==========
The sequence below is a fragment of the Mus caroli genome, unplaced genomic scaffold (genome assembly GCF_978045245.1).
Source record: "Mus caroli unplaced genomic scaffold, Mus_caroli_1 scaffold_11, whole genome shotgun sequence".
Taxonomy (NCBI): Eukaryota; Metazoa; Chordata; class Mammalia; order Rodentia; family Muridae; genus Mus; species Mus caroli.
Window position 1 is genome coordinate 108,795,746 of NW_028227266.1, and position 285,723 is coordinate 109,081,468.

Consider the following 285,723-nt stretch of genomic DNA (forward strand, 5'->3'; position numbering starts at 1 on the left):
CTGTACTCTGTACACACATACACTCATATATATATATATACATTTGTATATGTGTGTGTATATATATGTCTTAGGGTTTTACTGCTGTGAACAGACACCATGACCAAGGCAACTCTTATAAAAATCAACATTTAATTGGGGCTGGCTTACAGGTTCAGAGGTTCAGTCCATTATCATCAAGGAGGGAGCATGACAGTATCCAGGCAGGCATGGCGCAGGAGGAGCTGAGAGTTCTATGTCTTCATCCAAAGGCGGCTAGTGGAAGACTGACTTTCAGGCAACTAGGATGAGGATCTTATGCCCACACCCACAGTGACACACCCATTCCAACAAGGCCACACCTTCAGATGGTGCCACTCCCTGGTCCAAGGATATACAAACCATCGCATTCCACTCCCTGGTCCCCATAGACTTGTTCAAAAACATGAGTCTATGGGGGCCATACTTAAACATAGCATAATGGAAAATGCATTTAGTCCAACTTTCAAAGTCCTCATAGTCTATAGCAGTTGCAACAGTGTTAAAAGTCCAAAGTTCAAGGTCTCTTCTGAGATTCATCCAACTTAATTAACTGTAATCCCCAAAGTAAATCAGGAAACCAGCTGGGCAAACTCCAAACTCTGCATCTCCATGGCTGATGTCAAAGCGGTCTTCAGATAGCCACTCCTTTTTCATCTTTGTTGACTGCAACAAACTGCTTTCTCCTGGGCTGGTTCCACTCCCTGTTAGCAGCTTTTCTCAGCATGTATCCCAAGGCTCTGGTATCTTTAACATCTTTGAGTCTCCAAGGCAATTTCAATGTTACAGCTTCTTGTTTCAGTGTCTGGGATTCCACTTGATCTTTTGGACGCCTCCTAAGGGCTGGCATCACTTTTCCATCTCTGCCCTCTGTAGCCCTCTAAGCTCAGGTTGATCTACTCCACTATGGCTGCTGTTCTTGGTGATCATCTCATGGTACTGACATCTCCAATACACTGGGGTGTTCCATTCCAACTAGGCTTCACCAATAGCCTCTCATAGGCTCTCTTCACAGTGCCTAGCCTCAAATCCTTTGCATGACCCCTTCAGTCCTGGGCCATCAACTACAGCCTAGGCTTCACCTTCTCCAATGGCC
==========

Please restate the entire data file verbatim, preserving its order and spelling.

The sequence below is a fragment of the Mus caroli genome, unplaced genomic scaffold (genome assembly GCF_978045245.1).
Source record: "Mus caroli unplaced genomic scaffold, Mus_caroli_1 scaffold_11, whole genome shotgun sequence".
Taxonomy (NCBI): Eukaryota; Metazoa; Chordata; class Mammalia; order Rodentia; family Muridae; genus Mus; species Mus caroli.
Window position 1 is genome coordinate 108,795,746 of NW_028227266.1, and position 285,723 is coordinate 109,081,468.

Consider the following 285,723-nt stretch of genomic DNA (forward strand, 5'->3'; position numbering starts at 1 on the left):
CTGTACTCTGTACACACATACACTCATATATATATATATACATTTGTATATGTGTGTGTATATATATGTCTTAGGGTTTTACTGCTGTGAACAGACACCATGACCAAGGCAACTCTTATAAAAATCAACATTTAATTGGGGCTGGCTTACAGGTTCAGAGGTTCAGTCCATTATCATCAAGGAGGGAGCATGACAGTATCCAGGCAGGCATGGCGCAGGAGGAGCTGAGAGTTCTATGTCTTCATCCAAAGGCGGCTAGTGGAAGACTGACTTTCAGGCAACTAGGATGAGGATCTTATGCCCACACCCACAGTGACACACCCATTCCAACAAGGCCACACCTTCAGATGGTGCCACTCCCTGGTCCAAGGATATACAAACCATCGCATTCCACTCCCTGGTCCCCATAGACTTGTTCAAAAACATGAGTCTATGGGGGCCATACTTAAACATAGCATAATGGAAAATGCATTTAGTCCAACTTTCAAAGTCCTCATAGTCTATAGCAGTTGCAACAGTGTTAAAAGTCCAAAGTTCAAGGTCTCTTCTGAGATTCATCCAACTTAATTAACTGTAATCCCCAAAGTAAATCAGGAAACCAGCTGGGCAAACTCCAAACTCTGCATCTCCATGGCTGATGTCAAAGCGGTCTTCAGATAGCCACTCCTTTTTCATCTTTGTTGACTGCAACAAACTGCTTTCTCCTGGGCTGGTTCCACTCCCTGTTAGCAGCTTTTCTCAGCATGTATCCCAAGGCTCTGGTATCTTTAACATCTTTGAGTCTCCAAGGCAATTTCAATGTTACAGCTTCTTGTTTCAGTGTCTGGGATTCCACTTGATCTTTTGGACGCCTCCTAAGGGCTGGCATCACTTTTCCATCTCTGCCCTCTGTAGCCCTCTAAGCTCAGGTTGATCTACTCCACTATGGCTGCTGTTCTTGGTGATCATCTCATGGTACTGACATCTCCAATACACTGGGGTGTTCCATTCCAACTAGGCTTCACCAATAGCCTCTCATAGGCTCTCTTCACAGTGCCTAGCCTCAAATCCTTTGCATGACCCCTTCAGTCCTGGGCCATCAACTACAGCCTAGGCTTCACCTTCTCCAATGGCC